Watch the presentation online via Loughborough Review Lecture Capture.
Our research project
We presented an initial progress report on our lecture capture research project, currently running with thanks to Rob Stone and participants from the Department of Psychology. This project aims to address the rhetoric around lecture capture use, seeking to elaborate on why students use lecture capture, rather than just explore when and how often they use it.
Crucially, this research project hopes to understand student study behaviour both in and out of class and how lecture capture may play a role or add value to students’ study experiences. Unlike other studies in this field, which focus on quantitative data drawn from surveys or experimental approaches, this study seeks to explore students’ study processes using diaries and semi-structured interviews.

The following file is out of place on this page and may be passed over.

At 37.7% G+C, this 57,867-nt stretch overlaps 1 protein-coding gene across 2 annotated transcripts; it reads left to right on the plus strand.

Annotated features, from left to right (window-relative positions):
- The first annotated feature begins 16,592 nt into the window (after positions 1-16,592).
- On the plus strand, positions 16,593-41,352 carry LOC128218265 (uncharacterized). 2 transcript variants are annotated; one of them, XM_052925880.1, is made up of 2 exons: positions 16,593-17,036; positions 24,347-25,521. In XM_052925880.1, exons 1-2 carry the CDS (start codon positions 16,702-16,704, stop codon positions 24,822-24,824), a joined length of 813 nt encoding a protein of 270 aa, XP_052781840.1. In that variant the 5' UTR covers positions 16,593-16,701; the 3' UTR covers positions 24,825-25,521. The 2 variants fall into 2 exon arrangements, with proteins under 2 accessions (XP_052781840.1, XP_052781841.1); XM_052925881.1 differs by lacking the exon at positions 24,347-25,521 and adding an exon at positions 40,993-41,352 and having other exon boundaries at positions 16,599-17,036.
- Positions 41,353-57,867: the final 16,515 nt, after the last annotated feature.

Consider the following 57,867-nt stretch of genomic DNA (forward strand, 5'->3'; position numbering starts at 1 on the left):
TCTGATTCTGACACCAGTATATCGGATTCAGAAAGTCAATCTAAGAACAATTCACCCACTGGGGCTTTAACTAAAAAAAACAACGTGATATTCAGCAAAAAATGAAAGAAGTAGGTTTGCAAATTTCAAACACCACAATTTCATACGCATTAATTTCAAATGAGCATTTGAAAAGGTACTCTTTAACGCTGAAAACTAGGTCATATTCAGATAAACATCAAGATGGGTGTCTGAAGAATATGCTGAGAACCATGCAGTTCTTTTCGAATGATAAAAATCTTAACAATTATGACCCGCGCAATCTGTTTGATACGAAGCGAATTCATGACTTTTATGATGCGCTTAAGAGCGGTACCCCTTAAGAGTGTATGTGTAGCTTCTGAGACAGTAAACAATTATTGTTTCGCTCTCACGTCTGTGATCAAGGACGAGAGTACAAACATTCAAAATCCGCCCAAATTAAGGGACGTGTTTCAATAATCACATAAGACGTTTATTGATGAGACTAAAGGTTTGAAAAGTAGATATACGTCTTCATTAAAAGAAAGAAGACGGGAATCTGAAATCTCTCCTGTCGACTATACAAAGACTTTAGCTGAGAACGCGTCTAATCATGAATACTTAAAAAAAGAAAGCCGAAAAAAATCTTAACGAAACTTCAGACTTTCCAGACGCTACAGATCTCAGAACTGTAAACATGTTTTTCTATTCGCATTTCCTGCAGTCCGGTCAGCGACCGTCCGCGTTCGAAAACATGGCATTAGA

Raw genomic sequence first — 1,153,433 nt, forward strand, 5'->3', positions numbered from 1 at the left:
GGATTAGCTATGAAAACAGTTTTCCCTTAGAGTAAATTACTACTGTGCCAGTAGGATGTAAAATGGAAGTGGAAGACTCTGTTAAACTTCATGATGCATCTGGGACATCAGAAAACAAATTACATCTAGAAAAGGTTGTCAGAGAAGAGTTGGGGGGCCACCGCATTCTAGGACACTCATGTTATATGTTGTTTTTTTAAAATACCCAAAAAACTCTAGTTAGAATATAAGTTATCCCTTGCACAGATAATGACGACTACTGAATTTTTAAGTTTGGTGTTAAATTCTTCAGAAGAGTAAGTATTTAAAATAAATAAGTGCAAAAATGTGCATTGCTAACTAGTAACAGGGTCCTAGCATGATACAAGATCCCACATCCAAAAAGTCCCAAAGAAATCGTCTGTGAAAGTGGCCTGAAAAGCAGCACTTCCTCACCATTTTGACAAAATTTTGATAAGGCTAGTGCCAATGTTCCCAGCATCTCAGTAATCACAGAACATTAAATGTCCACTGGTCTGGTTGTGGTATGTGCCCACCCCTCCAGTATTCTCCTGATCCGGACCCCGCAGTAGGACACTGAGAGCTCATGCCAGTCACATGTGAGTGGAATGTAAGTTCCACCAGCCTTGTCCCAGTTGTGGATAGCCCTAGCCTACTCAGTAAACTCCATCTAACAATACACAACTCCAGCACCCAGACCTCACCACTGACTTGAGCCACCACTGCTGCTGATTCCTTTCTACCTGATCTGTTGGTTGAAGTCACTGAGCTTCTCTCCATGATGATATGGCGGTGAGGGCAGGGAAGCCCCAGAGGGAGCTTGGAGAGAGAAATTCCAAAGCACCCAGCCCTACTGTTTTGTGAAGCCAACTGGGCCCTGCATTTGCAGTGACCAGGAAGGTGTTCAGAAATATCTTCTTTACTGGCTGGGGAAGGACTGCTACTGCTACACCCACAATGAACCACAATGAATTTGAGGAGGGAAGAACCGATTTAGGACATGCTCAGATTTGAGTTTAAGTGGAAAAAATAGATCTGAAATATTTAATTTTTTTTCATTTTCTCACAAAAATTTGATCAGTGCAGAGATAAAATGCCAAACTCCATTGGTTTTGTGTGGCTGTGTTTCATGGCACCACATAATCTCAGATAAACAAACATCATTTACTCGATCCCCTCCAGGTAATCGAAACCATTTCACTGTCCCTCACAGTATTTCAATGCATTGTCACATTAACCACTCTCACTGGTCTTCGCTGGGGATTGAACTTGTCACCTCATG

Our presentation touched on a number of themes, including a critical perspective on both the use of attainment measures in studies and the lack of interrogation of student perceptions commonly raised in the literature, such as the importance of lecture capture for revision or note-taking.
It is hoped that our findings, due Autumn next year, will provide a greater focus to go beyond claims that students find lecture recordings ‘nice to have’ and instead explore how lecture recordings form an integrated part of their study processes.
The initial themes that have emerged are in the slides linked above and there are a number of references to follow up from the presentation if you are interested in a critical perspective of this field. The study is ongoing and Departments using lecture capture that would be willing to participate are encouraged to contact firstname.lastname@example.org. Similarly, if you have any questions or would like further information on this project, please feel free to contact me or post a comment below.